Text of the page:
I've posted a couple threads lately where I really needed input, this one is just food for thought.
So many of us take it as a given that we know a lot about D, if not more than our "professionals" and that we are the captains of our own boats for D care. We do, though, range the gamut from those who rely heavily on their professionals to those like me who think a good quality in a doctor is that he "not bother me too much" and everywhere in between.
Recently I found myself thinking that I need to remember not to let this attitude bleed over into my other medical needs where I'm not nearly so knowledgeable. Or maybe I should?? One example is when I mentioned in another thread I had an allergic reaction to a cardiac med. The cardiologists office was already closed and the Pcp said to just stop the med altogether, when I already knew it needed to be titrated to be safe. I chose to replace it with another med I'd taken previously, without getting the first out of my system and was a bit nervous about it because I was out of my comfort/knowledge zone.
On the other paw, I'd recently figured out something about those cardiac meds. I've been tried on many many meds for my arrhythmia, some of which worked for awhile then stopped, most of which didn't work at all. (I thought). Then I went off one Bystolic and started another, Verapamil and my symptoms immediately got quite a bit worse. This had happened before and when I told the cardiologist, he said (nicely), "It's quite likely that the med doesn't help you, but it's pretty unlikely that it would make your symptoms worse." Finally, I figured it out: The Bystolic actually had been working, cutting my symptoms just not completely and so I thought it hadn't worked at all. Once I saw it contrasted with another that really didn't work for me, I got that the Bystolic had been working, maybe 40% decrease in sx. I told the cardiologist my theory and he said it made sense. Now, helped along by the allergic reaction I'm back on the Bystolic and we will slowly raise the dose to see if I can't get more relief. Good. But my question is, when I kept saying various meds "made my symptoms worse" instead of saying that was unlikely, why didn't the cardiologist say, Hmm, "do you think maybe the previous med was working some, so this one seems less effective by comparison?" After all, he has dealt with multiple patients with similar issues and I have just dealt with one! Come on, guys, do I have to do it all myself?! I'm paying you, even if only 20% for your expertise!
I'm not asking for feedback on the specifics of my med issue, but just in general how does your "being my own doctor" bleed over into non-D issues or do you not let it do so?
I definitely have strong opinions concerning the proper treatment for my T2, that are out of the mainstream, ie. low carb etc. So I tend to defer to my Dr.s opinion on other things.
But for me it raises another question, do Dr.s and other health care professionals routinely offer outdated or wrongheaded advice in other areas. Some of the advice tuD members have been given concerning diabetes makes me doubt the advice/standard treatments in other areas.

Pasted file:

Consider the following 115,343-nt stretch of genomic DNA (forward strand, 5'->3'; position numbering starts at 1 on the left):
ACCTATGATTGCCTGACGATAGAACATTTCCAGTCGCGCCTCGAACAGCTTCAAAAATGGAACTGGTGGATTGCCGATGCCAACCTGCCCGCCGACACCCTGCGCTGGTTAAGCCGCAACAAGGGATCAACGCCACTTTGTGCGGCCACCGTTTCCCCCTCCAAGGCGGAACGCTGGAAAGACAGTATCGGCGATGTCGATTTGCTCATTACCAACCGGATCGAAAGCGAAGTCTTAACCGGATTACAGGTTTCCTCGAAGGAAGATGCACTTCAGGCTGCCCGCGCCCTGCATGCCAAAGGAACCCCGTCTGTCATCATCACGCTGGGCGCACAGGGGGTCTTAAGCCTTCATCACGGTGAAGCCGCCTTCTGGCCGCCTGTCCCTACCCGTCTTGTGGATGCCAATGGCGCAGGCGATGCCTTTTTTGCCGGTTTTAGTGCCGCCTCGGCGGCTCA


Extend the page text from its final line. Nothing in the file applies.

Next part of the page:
My research into D. treatment also has made me aware of the number of ambiguous, poorly designed, misinterpreted or biased studies upon which treatment decisions are made everyday.
This brings to mind Steve Jobs recent death from pancreatic cancer. As I understand it he rejected conventional treatment, which probably could have at least prolonged his life in favor of alternative treatments, until it was too late. I guess all you can really do is hope for the best.
i dont have any other serious health problems (touch wood) but its a good question about if theyre giving us outdated advice about other things. scary thought. ill be doing my homework if anything else goes wrong with my body...
Well put, badmoon. Our experience with the gap between what we know about our D and what some doctors put out definitely makes us take pause and wonder what else they don't know (or don't tell us, out of some misguided belief that we are better off ignorant).
As for studies, it took one semester of statistics I was forced to take in grad school to realize you can use studies and numbers to prove whatever you want.
Quick edit: I meant to say "But I tend to defer to my Dr.s opinion on other things."
Zoe, numbers can indeed be slippery things. I was recently working in a database to produce a report at work. I innocently asked Accounting for the % of gross that was overhead, thinking I would quickly get a finite number. After a day and a half of arguing amongst themselves I finally got a range of numbers most but not all of them could agree on. After listening to all the on the one hand - on the other hand arguments, I had to agree it was the best they could do. Apparently even in accounting some things are knowable only to a certain level of precision.
I think that with diabetes, the fact is that there are more numbers than any other disease. W/ cardiac issues, you get a BPM and maybe a wierd tempo on your EKG if something's off. Maybe some brain issues will show up on an EEG but I can't think of another disease with the volume of numbers we have. With diabetes, not only do we have numbers but we are living with them, in a way a doctor, even a T1 doc, isn't because you can sort of only live with your numbers, unless you are a parent, in which case you have to live with junior's numbers?
Ooooow, this is a good one!!!!! so glad you brought it up.
i am a paranoid schizophrenic with Bi-Polar and OCD disease.( its actually called "SHIZO-AFFECTIVE Disorder including OCD (obsessive compulsive disoreder) i have been diagnosed since college and have seen the insides of sooo many psych wards of which all have put me on certain meds. once they began to work, i would be released and sent home. my parents would see me as being cured, and they would tk me off my meds. obviously, it wasnt long B4 i got ill again.
now, as an adult, my parents are no longer my guardians, but i play havock on myself often enough: the side effects (which also effect my BSs) are so miserable, i dont often know which is worse: the symptoms or the side effects. from time to time, i micro manage my own med system, much to my doc's dismay. but after so many yrs battling these diseases, i feel like i know my body best. the catch is this (exactly what i heard you say) the meds make me feel better, so i think, like an idiot, that i am cured. so, therefore i can cease and desist my meds. but of course, this is obviously not so. the reason i am feeling well is b/c of the meds themselves. when will i learn????